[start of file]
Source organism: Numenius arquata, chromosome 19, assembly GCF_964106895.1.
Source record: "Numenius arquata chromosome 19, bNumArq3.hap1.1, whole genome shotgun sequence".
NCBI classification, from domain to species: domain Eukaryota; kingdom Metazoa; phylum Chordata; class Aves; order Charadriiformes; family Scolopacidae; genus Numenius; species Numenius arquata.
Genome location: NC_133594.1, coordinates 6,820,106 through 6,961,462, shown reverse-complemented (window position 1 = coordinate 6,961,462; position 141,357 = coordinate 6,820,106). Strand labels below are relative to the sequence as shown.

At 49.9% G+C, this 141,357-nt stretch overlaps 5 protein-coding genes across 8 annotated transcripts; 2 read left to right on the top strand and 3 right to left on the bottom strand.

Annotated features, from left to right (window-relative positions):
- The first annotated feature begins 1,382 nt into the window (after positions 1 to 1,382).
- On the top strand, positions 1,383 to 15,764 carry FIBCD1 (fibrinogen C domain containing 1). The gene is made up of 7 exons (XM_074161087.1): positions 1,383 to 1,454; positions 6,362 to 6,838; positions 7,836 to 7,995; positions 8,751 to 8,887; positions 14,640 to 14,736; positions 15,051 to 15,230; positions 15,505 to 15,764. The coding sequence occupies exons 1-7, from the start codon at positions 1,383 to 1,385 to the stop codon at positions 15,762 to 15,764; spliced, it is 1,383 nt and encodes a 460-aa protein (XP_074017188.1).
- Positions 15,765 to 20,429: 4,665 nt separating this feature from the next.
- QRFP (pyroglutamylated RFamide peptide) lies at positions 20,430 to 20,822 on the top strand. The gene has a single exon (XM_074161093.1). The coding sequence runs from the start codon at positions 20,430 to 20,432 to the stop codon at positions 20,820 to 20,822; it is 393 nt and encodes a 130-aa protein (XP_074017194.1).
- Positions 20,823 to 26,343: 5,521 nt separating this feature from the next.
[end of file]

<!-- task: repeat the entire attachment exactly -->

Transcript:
Source organism: Numenius arquata, chromosome 19, assembly GCF_964106895.1.
Source record: "Numenius arquata chromosome 19, bNumArq3.hap1.1, whole genome shotgun sequence".
NCBI classification, from domain to species: domain Eukaryota; kingdom Metazoa; phylum Chordata; class Aves; order Charadriiformes; family Scolopacidae; genus Numenius; species Numenius arquata.
Genome location: NC_133594.1, coordinates 6,820,106 through 6,961,462, shown reverse-complemented (window position 1 = coordinate 6,961,462; position 141,357 = coordinate 6,820,106). Strand labels below are relative to the sequence as shown.

At 49.9% G+C, this 141,357-nt stretch overlaps 5 protein-coding genes across 8 annotated transcripts; 2 read left to right on the top strand and 3 right to left on the bottom strand.

Annotated features, from left to right (window-relative positions):
- The first annotated feature begins 1,382 nt into the window (after positions 1 to 1,382).
- On the top strand, positions 1,383 to 15,764 carry FIBCD1 (fibrinogen C domain containing 1). The gene is made up of 7 exons (XM_074161087.1): positions 1,383 to 1,454; positions 6,362 to 6,838; positions 7,836 to 7,995; positions 8,751 to 8,887; positions 14,640 to 14,736; positions 15,051 to 15,230; positions 15,505 to 15,764. The coding sequence occupies exons 1-7, from the start codon at positions 1,383 to 1,385 to the stop codon at positions 15,762 to 15,764; spliced, it is 1,383 nt and encodes a 460-aa protein (XP_074017188.1).
- Positions 15,765 to 20,429: 4,665 nt separating this feature from the next.
- QRFP (pyroglutamylated RFamide peptide) lies at positions 20,430 to 20,822 on the top strand. The gene has a single exon (XM_074161093.1). The coding sequence runs from the start codon at positions 20,430 to 20,432 to the stop codon at positions 20,820 to 20,822; it is 393 nt and encodes a 130-aa protein (XP_074017194.1).
- Positions 20,823 to 26,343: 5,521 nt separating this feature from the next.